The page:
You may have read about the dramatic proposal for planning reforms in the news recently. But what do they mean for community-led housing and democratic planning?

The chair of our board Dr. Bob Colenutt joined other academics to respond to the proposals and counter misconceptions driving the Government’s planning reform agenda, in a report “The Wrong Answers to the Wrong Questions”.

We are please to re-print Bob’s article, “Will the free market build the houses we need?” here on our blog:

One of the great myths of housing in the UK, perpetuated in the Planning White Paper, is that the planning system is stopping housebuilders from building the homes ‘the nation needs’. This myth promoted by the housebuilders and the property lobby goes like this: if only the planners would give out more planning consents with fewer ‘onerous’ conditions (like wanting a proportion of affordable housing); and if local authorities were not swayed by vocal NIMBY objectors to new housing, all would be well. More homes would be built, prices would fall, first-time buyers would get onto the housing ladder and the housing crisis would be over.

A simple argument- but false. First, we have to ask, what do we mean by ‘the homes we need’? Are the homes we need only those produced by the volume builders such as Barretts, Persimmon, and Bellway, or are they homes needed by the homeless, those on housing waiting lists, and those needing specialized homes because they are elderly, disabled or have health problems. The latter group are certainly not provided by the free market nor by the volume housebuilders. Building for communities is not their job - they build a standard for sale product from Lands End to John o’Groats with one aim -creating shareholder value.

As Quintin Bradley argues in the report, the housebuilders have among them around 1 million plots with planning permission but have not built them out. In addition to this, they own or have options on thousands of hectares of ‘strategic’ land in their land banks. It is simply not part of their business model to build out their consents or land banks because that would bring down house prices and land prices, reducing the asset base on which their share price is valued. Their business model relies upon restricting supply – drip feeding land and housing units onto the market - to keep up prices. Hardly a free market.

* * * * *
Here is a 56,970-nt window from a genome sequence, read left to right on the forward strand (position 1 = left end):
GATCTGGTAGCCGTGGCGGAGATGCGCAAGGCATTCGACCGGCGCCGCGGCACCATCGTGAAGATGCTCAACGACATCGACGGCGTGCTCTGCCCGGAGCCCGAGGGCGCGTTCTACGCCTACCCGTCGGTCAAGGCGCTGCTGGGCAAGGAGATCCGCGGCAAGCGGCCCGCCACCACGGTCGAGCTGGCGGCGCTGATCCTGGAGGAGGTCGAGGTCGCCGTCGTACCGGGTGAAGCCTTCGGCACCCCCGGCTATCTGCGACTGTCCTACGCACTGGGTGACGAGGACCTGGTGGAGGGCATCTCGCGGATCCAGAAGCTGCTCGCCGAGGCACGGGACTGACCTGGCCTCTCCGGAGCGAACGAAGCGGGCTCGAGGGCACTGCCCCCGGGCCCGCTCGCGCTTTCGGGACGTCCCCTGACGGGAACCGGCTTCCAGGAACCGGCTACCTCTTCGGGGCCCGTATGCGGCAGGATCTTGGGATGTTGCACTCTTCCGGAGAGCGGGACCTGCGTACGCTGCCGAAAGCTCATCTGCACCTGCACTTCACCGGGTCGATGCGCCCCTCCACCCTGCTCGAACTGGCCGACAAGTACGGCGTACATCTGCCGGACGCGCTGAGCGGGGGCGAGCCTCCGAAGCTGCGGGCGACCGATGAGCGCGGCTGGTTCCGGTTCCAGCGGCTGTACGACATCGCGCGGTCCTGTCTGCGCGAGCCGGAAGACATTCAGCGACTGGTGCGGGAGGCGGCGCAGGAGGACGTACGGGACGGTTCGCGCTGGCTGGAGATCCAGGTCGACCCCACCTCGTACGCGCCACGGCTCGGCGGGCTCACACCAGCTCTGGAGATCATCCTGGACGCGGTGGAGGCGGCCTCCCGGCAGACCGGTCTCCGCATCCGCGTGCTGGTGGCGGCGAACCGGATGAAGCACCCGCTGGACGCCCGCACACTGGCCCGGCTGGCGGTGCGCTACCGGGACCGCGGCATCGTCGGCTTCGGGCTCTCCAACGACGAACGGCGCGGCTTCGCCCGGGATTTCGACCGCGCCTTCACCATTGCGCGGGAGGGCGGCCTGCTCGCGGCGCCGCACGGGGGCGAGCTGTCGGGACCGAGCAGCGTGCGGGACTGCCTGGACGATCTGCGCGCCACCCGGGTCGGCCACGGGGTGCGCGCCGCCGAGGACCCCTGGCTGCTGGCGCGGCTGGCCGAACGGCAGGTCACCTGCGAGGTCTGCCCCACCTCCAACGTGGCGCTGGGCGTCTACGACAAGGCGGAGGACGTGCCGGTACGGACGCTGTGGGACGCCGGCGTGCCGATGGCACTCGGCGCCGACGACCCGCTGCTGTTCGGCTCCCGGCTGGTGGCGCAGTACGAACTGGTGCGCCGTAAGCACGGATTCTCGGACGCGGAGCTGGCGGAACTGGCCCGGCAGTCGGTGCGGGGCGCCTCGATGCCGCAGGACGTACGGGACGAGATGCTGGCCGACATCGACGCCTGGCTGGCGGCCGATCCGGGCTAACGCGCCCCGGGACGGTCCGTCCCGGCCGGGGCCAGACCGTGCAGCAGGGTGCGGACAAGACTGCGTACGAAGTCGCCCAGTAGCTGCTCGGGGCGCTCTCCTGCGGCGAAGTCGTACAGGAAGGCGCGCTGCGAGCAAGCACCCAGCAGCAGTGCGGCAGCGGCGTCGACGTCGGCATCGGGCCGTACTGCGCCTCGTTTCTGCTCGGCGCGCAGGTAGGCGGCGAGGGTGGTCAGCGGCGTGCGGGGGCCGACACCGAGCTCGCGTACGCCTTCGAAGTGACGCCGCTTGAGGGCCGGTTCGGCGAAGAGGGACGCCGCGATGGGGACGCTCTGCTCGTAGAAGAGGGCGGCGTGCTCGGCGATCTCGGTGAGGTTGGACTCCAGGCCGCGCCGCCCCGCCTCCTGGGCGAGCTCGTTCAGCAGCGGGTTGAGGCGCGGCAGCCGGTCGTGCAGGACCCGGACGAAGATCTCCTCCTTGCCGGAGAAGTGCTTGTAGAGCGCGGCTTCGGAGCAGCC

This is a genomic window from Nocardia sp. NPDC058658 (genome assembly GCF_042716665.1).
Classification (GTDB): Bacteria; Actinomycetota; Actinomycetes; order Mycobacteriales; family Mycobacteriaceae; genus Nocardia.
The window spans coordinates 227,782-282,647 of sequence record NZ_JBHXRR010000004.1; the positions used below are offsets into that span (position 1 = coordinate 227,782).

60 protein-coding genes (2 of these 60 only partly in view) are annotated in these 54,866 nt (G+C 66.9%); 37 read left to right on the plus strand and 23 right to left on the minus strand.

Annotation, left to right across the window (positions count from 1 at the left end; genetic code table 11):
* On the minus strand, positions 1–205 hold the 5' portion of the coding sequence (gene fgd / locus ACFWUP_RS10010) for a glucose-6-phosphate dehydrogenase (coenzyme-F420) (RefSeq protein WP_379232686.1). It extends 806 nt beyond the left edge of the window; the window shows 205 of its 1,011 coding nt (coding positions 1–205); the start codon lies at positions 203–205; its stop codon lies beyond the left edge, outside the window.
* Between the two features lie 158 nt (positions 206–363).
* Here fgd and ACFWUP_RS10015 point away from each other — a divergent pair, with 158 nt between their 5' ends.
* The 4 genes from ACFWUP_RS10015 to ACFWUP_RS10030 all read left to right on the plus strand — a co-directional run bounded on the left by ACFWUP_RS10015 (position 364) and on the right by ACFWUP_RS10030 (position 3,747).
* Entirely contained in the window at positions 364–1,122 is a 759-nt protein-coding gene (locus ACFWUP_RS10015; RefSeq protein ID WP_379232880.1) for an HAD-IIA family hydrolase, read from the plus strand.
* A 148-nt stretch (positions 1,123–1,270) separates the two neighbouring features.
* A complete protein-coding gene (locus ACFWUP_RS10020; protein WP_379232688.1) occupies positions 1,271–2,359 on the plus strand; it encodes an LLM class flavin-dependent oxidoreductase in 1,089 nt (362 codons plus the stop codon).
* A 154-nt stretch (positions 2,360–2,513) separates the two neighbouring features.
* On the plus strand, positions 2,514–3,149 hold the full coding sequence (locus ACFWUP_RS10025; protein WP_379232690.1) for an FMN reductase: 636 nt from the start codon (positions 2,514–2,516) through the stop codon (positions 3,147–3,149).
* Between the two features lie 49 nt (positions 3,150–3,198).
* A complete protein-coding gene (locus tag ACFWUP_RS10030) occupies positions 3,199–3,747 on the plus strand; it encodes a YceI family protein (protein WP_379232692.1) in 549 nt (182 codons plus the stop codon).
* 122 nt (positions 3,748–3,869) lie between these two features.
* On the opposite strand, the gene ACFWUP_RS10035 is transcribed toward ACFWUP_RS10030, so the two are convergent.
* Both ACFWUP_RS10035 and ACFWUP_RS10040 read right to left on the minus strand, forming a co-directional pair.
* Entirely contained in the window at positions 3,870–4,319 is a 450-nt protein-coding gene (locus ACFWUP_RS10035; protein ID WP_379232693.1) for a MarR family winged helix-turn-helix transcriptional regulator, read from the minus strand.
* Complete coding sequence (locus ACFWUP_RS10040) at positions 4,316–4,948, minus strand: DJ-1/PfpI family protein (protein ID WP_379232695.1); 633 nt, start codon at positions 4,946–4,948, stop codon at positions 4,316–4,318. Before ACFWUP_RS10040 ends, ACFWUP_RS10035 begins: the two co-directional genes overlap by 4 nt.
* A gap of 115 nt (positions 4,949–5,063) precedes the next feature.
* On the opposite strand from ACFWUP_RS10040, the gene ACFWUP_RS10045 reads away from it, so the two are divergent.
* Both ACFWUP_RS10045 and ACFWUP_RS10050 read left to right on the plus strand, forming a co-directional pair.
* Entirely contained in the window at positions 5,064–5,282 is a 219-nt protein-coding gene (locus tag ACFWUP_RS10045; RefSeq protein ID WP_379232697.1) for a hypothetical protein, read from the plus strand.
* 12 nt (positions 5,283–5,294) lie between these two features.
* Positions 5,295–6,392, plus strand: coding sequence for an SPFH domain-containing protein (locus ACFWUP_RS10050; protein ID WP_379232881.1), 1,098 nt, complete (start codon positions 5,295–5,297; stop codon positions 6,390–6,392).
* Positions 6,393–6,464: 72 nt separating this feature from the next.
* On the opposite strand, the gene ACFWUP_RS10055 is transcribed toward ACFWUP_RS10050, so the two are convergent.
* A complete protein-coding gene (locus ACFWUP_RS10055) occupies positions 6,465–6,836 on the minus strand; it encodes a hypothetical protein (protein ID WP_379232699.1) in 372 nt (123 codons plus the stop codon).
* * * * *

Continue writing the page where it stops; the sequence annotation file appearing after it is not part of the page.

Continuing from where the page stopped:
The underlying purpose of the Planning White Paper is to open up opportunities in Growth Zones and Renewal Zones for housebuilders to acquire or obtain options on thousands more hectares of land. But why do the housebuilders want more land and planning consents if they do not want to build on what they already have? The answer is that land banking is the key business function of the housebuilders and their finance backers. Assembly of a pipeline of development land for many years ahead is their insurance, their asset value. It is estimated that over the last ten years, the top ten housebuilders have acquired over 2 million plots of development land (1). Trading in this land and capturing its rising value over time is at the heart of their business model. The planning reforms assure this will continue. They contain no mechanisms to compel a speedy build out of land banks.

Let us not also forget that on top of the land banking, the housebuilders and landowners and their financial backers have over decades been quietly capturing the lion’s share of the gigantic amount of land value created by the grant of planning permission. They have captured £billions of this increase in value, while the community gets crumbs. The National Housing Federation estimates that in 2016/17, landowners in England made £13 billion in profit from land sales (up from £9 billion in 2014/15), more than double the total profits of Amazon, McDonalds and Coca-Cola put together (2). Of the increase in land value due to planning permission, Bentley (2017) estimated that 73% of this value went straight to landowners and developers (3). Colenutt (2020, p111) estimates that if we measure land value increases over time resulting from development, including from infrastructure such as roads and railways, the amount of value captured by the property and finance sector is closer to 95% (4). This immense value capture is the true currency of the housebuilding sector – not the number, affordability or quality of homes built.

Why is this not clawed back for the community? The measures that exist, Section 106 ‘planning obligations’ and Community Infrastructure Levy (CIL) payments, are totally inadequate – and the property system is expert at gaming the planning system so they can escape from these obligations (5). As Shelter research has shown, thousands of affordable homes have been lost in this way. Michael Edwards in his contribution to this report explains why the proposed system of capturing land values in the White Paper can also be ‘gamed’ and will fail to deliver the social and affordable housing the nation needs.